Charlotte Adigéry



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Belgian/Martinique artist Charlotte Adigéry follows her self-titled 2017 debut 12” on Soulwax’s DEEWEE label with a five-track EP of wonky electronic soul. Opening track ‘Paténipat’ is a stripped-back slab of ESG-esque punk-funk, while ‘High Lights’ showcases Adigéry’s playful side, as she dances around the synthetic bassline with ease. – AS


Robert Ashley

Private Parts

(Lovely Music)

Listen / Buy

Of all the releases that are described as hypnotic, most don’t hold a candle to this true oddity of linguistics, nuance and musical form. Part of what would eventually become Robert Ashley’s extraordinary TV opera Perfect Lives, 1978’s Private Parts presents the inner workings of a man’s mind on one side and that of a woman’s on the other – interpretation beyond that is strictly down to the listener and repeated spins. Mimi Johnson’s long-standing Lovely Music imprint is a veritable treasure trove of adventurous sounds, and with many of their key releases long gone and much sought after on vinyl, this one is an essential reissue. – JH



(Central Processing Unit)

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Mikron aka brother duo The Corcorans weave minimal techno with ambient and breakbeat to heartrending effect in Severance. With echoes of early Aphex Twin and Boards of Canada, the album is “a nostalgic affair with synthetic landscapes washing over you, before propelling you into the distant future.” Shimmering and immaculately crafted across its 11-tracks, expect to be playing Severance all winter (and spring and summer) long. – GH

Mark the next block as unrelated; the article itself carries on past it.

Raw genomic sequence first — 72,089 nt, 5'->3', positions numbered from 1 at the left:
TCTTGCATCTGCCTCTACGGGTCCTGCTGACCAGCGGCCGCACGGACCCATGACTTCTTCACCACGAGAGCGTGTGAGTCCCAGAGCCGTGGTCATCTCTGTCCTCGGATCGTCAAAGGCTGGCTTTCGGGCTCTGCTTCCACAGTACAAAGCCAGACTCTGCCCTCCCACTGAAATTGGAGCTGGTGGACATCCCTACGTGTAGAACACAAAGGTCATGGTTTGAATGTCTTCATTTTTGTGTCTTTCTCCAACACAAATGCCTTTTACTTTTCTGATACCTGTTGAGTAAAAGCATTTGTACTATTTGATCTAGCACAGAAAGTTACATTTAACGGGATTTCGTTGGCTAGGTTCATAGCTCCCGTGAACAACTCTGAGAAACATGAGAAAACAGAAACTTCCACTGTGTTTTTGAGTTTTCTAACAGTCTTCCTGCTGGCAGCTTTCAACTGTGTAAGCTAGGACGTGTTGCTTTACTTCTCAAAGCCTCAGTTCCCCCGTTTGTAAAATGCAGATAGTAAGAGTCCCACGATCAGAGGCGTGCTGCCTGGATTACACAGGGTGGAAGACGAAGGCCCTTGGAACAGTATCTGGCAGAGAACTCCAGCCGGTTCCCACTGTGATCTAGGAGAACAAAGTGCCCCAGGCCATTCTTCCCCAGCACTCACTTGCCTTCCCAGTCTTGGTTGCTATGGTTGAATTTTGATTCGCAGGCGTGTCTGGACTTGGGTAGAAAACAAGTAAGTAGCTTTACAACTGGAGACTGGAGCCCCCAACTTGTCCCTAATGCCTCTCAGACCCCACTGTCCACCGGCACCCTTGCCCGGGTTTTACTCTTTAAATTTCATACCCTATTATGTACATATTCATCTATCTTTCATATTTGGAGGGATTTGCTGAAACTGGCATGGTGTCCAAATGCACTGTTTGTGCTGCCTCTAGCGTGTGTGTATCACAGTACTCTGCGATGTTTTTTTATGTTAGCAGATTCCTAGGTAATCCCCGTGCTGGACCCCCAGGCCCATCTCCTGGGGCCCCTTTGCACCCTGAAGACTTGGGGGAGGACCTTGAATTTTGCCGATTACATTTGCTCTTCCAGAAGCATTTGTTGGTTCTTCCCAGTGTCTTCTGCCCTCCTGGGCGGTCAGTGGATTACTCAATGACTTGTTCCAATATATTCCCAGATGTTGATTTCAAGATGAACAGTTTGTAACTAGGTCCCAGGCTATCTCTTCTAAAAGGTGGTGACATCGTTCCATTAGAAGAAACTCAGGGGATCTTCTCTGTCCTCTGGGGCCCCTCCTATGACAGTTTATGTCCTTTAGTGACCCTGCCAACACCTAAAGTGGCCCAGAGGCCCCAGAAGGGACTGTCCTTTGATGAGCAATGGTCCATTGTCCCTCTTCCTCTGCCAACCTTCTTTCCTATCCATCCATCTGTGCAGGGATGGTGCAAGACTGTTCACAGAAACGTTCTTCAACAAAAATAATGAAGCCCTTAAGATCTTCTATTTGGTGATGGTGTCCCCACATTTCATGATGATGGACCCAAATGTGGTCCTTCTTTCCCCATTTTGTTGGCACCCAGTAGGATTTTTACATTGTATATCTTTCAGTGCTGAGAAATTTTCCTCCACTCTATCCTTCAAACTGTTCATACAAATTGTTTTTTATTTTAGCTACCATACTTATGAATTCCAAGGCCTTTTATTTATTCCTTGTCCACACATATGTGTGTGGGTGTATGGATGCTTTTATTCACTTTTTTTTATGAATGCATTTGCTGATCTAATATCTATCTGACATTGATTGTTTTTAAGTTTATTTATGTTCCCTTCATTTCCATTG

(Lapsus Records)

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In the last 12 months we’ve had new music from Aphex, glitch-heavy bangers from RX101 and the launch of electronica imprint end2end, so it’s fair to say the IDM revival is on. No better time then for a first vinyl appearance Secede’s mid-naughties classic Tryshala, a hazy trip through digital ambience and cerebral downbeat perfect for the laptop dreamers. Props to Barcelona’s Lapsus for this timely reissue. – PR

James Holden

A Cambodian Spring

(Border Community)

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James Holden makes his first foray into film scores with the original soundtrack to Chris Kelly’s documentary A Cambodian Spring. The movie tells the story of a lakeside community in Phnomh Penh fighting to save their homes from destruction by developers. To create its 14 tracks, Holden used a knackered Hammond organ as well as a Prophet-600 synthesiser. As is to be expected given the subject matter, its accompanying music is sombre and wholly transfixing – as well as completely stunning. – GH

Cosmic Eye

Dream Sequence

(The Roundtable)

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An enchanting project by Indian-born guitarist Amancio D’Silva, recorded in 1972 at Landsdowne Studios in London, Dream Sequence jumps down the rabbit hole of Indo-influenced jazz explored previously by the likes of John Mayer and Joe Harriott. With elements that’ll speak to fans of his collaboration with the latter on Hum Dono, Dream Sequence is a glorious amalgam of the pastoral tendencies of modern British jazz, D’Silva’s Bollywood work for musical director Laxmikant-Pyarelal and some really wiggy improvisations. – AS